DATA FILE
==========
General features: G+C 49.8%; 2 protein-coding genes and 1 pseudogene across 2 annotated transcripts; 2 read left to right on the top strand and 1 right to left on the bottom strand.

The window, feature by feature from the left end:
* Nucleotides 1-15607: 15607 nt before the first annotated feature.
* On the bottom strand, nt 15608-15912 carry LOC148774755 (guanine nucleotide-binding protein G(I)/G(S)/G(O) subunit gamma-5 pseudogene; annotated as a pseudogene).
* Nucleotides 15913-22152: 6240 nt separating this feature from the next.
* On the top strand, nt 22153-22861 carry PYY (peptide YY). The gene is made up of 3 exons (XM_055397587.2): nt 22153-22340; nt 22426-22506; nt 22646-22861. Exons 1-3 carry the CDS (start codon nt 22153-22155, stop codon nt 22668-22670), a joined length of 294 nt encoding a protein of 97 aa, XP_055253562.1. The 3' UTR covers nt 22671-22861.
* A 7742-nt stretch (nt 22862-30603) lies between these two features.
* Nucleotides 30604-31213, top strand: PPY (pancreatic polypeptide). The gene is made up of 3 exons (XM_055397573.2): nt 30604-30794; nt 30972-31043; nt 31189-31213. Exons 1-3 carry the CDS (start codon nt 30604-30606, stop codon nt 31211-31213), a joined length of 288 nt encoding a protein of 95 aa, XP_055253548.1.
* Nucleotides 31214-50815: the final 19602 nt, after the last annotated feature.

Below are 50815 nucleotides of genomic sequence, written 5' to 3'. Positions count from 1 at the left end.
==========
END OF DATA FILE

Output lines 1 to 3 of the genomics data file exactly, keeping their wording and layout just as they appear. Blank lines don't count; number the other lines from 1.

General features: G+C 49.8%; 2 protein-coding genes and 1 pseudogene across 2 annotated transcripts; 2 read left to right on the top strand and 1 right to left on the bottom strand.

The window, feature by feature from the left end:
* Nucleotides 1-15607: 15607 nt before the first annotated feature.